These five sets of skis earned best-in-class marks!
Rossignol Savory 7
Only the graphics are different; the Savory 7 ($800) is the exact same ski as the unisex Soul 7. Underfoot camber makes for predictable edging on hard snow, but we loved it even more in trees, over bumps, and through tight spaces. The ski is extremely nimble and fun thanks to a wood core and honeycomb construction in the tip and tail, which slashes all-important swing weight by 30 percent.
To spot the skier on the Yumi ($650), look for the one having the most fun on a groomer. Tip rocker makes turn initiation a breeze, even when you’re feeling lazy. We’re also fans of the vertical sidewalls, which deliver viselike edge hold. "A fun, powerful ski," one tester commented.
Dynastar Cham W 97
The new women-specific Cham 97 ($750) is a bit lighter than the unisex version. Testers praised it for its flotation in choppy off-trail snow and found that it pivoted easily in tight spots. (Credit the abundant tip rocker.) Camber underfoot and a traditional tail manage hardpack, while taper in front and back keep it forgiving.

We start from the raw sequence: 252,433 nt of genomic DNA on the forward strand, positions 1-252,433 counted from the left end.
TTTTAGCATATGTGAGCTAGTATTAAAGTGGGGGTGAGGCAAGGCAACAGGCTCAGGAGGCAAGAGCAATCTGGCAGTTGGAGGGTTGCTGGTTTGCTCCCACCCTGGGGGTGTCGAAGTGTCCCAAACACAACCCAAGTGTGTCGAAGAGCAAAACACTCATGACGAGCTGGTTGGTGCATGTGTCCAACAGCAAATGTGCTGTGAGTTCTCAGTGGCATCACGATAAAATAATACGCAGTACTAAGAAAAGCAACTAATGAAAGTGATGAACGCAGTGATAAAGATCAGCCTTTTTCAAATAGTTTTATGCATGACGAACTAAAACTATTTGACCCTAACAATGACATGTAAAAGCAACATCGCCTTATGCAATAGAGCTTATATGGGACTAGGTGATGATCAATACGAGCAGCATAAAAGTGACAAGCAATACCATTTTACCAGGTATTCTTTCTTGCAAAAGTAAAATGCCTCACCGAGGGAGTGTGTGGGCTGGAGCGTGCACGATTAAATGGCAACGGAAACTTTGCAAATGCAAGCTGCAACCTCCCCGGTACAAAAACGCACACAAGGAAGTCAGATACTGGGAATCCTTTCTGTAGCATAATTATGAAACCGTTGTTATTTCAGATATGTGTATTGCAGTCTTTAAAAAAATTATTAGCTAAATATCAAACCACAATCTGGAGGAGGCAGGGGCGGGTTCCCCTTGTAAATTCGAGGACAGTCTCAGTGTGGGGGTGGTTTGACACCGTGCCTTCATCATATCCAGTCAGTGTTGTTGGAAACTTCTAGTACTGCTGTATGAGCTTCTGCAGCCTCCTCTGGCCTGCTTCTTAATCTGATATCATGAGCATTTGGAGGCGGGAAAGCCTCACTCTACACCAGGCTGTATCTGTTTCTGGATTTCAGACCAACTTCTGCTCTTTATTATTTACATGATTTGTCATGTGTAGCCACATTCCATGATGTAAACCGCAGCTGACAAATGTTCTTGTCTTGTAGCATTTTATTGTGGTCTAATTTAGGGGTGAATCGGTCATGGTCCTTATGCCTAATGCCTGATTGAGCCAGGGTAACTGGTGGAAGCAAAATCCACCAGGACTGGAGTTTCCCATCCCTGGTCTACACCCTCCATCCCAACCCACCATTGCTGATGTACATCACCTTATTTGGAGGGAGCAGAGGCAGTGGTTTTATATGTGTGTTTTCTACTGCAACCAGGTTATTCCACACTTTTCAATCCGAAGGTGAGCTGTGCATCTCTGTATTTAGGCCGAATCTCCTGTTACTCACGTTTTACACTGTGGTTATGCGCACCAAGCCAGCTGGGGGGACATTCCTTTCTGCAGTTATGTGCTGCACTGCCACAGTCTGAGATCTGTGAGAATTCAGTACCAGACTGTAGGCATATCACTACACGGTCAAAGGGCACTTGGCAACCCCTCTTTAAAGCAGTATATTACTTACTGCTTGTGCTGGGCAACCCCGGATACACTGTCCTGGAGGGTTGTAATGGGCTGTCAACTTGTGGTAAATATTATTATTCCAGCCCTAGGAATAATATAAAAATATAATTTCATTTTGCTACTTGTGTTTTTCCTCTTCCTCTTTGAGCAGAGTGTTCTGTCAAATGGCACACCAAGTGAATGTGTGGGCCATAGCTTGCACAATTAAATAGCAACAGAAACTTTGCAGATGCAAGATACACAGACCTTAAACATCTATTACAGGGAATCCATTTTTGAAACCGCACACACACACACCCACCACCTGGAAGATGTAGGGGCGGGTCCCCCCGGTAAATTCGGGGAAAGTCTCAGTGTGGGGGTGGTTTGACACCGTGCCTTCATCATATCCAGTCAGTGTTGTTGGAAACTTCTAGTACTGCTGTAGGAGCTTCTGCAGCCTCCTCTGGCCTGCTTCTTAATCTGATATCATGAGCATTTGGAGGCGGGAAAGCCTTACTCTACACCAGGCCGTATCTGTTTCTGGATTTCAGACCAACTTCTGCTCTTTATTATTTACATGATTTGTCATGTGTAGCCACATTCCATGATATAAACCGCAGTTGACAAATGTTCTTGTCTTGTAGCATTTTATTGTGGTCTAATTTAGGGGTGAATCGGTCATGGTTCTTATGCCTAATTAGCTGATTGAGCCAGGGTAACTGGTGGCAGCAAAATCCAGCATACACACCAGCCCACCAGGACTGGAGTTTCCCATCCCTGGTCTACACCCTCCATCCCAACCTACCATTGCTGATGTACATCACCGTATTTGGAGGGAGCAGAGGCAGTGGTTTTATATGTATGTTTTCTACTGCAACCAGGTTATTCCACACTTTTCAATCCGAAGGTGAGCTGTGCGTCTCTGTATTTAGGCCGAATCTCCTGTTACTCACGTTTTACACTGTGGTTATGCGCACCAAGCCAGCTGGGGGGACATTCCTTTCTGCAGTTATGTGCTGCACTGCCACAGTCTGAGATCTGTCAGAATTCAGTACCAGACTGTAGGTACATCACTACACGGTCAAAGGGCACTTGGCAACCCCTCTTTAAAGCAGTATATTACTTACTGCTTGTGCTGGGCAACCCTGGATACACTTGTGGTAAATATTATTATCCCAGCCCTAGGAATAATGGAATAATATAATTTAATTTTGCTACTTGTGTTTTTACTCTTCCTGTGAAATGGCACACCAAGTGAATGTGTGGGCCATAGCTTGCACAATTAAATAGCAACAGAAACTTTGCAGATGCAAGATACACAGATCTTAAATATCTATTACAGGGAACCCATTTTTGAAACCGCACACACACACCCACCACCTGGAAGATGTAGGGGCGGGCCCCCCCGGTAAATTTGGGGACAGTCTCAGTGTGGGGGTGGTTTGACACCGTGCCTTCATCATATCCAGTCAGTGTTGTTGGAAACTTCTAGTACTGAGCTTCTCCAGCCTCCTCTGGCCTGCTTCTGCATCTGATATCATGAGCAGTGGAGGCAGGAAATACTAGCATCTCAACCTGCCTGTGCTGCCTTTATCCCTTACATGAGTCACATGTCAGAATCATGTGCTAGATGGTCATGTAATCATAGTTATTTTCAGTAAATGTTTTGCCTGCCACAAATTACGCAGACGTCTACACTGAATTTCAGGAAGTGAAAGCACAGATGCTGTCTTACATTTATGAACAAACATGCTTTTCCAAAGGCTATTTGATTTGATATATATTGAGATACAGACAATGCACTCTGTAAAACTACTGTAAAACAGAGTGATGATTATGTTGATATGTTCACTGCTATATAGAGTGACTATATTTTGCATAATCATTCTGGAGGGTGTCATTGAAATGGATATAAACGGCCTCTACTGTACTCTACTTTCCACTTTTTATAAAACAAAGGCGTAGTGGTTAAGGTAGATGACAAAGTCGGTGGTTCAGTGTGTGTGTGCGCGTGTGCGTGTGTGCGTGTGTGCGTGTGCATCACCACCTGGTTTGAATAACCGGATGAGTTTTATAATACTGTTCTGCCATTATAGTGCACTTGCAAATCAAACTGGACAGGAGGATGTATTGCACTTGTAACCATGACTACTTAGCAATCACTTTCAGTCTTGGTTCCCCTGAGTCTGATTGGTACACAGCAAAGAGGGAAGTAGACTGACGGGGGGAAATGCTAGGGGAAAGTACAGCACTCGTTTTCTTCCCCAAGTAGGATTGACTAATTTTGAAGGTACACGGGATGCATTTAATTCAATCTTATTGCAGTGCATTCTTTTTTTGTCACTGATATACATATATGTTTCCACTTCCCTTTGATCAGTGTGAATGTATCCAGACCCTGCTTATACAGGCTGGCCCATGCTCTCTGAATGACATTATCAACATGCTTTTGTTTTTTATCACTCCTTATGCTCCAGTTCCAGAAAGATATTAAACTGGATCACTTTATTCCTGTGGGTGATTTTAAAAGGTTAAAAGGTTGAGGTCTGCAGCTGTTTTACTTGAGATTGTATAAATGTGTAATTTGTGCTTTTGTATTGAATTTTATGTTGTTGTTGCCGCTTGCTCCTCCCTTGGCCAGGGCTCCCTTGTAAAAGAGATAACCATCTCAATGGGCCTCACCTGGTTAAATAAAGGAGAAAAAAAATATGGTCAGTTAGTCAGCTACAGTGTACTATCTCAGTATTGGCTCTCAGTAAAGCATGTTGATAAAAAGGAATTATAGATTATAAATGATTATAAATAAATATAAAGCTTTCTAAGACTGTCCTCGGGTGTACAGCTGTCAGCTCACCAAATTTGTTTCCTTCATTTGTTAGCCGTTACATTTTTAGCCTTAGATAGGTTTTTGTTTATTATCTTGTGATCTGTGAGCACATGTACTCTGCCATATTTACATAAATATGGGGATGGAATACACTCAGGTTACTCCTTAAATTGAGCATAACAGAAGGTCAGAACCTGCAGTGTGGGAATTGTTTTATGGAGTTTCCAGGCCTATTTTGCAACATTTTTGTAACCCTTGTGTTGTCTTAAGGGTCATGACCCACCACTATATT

Nordica Hell’s Belles
A versatile, energetic ski, the Hell’s Belles ($649) is stable at high speeds and carves like a racer when you want power, but it’s loose in manky snow and quick to respond in trees, too. We found ourselves sampling groomers and ankle-deep pow without wishing we'd brought a second set of skis.
Salomon Rockette 115
This fully rockered fat ski ($749) offers a surfy, responsive ride with effortless float in deep snow. Nobody and nothing in front of you? Rubber damping layers (Salomon's Pulse Pad) combine with a wood core to keep things steady when you hit the gas. Spend 80 percent of your time off-trail out west? You’ll love ’em.
Next Up: Our Favorite Winter Gear of 2013